Analysts with the firm Research and Markets have forecast six percent growth over five years in the market for autonomous naval vessels, driven by military expansion, the increasing use of off-the-shelf components and research spending by government agencies like America's DARPA.
American investment in the new technology is expected to account for about 40 percent of the market by the end of the study period. The firm forecasts that the leading contractors in the field will be Atlas Elektronik, BAE Systems, General Dynamics, Mitsubishi Heavy Industries and Raytheon.
Israeli firm Rafael Advanced Defense Systems developed one of the earliest successful unmanned systems with its remotely-controlled, offense-capable Protector Unmanned Surface Vessel, first deployed with the Republic of Singapore Navy in 2005.
But more recently, competing heavyweights like General Dynamics have introduced fully autonomous models capable of operating without human interference for long periods, technologically surpassing earlier remotely-controlled models. The firm delivered the first of its Fleet-class 11-meter minesweeping craft in 2008, and the boats became the first autonomous vessels to receive U.S. Navy hull numbers. They are being procured as part of the Littoral Combat Ship mine countermeasures package and four have been delivered to date.
The U.S. Office of Naval Research has recently experimented with multiple “swarming” autonomous small craft capable of operating as a team to approach targets and defend high-value naval assets, without risk to American personnel.
DARPA (Defense Advanced Research Projects Agency) and defense contractor Leidos are currently building a much larger scale implementation of the concept, with a 130-foot carbon fiber trimaran built to trail ultra-quiet submarines, continuously, with no human navigation or conning. The first of the new vessels in the “ACTUV” program is presently under construction by Leidos at Vigor's Oregon Iron Works yard in Clackamas, Oregon, with first trials in 2016.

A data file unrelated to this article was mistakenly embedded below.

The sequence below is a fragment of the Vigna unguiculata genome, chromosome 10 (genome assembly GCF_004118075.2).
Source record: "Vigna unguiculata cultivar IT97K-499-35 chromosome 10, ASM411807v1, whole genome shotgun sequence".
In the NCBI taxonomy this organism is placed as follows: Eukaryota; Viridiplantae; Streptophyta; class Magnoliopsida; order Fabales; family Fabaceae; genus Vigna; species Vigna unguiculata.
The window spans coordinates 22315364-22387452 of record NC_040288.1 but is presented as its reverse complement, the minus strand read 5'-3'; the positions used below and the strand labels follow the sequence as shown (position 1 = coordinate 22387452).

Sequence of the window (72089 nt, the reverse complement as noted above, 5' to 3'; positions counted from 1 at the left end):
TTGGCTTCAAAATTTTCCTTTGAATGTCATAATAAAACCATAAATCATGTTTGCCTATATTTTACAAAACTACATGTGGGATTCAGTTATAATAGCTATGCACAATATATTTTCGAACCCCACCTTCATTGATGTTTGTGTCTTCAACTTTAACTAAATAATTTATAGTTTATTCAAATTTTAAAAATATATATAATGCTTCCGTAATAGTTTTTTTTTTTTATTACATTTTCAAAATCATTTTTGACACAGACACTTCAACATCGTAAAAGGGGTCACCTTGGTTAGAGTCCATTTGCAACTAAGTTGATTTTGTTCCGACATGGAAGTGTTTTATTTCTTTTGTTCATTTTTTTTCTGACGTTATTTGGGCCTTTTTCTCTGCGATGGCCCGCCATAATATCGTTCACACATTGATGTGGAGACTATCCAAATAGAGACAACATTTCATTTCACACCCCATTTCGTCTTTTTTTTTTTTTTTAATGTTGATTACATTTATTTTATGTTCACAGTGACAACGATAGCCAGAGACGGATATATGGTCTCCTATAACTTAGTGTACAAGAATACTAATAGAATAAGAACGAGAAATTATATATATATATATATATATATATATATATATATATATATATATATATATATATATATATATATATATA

DARPA envisions the ACTUV platform as an economical way to track ultra-quiet diesel electric submarines, which are being procured by many nations – including China – in increasing numbers. The ACTUV trimaran would follow a target submarine while complying with surface COLREGS requirements and avoiding civilian vessels.
This may be the difficult part, and it would seem seafarers need not fear displacement by machines just yet. The ACTUV’s electronic hardware is complete, says DARPA, but its software is still being engineered. Scott Littlefield, program manager of DARPA’s Tactical Technology Office, said that the system “generally meets expectations.” But he added that his team's real challenge over the next few years of testing will be to create an autonomous ship that “is about as reliable as a vessel operated by experienced mariners.”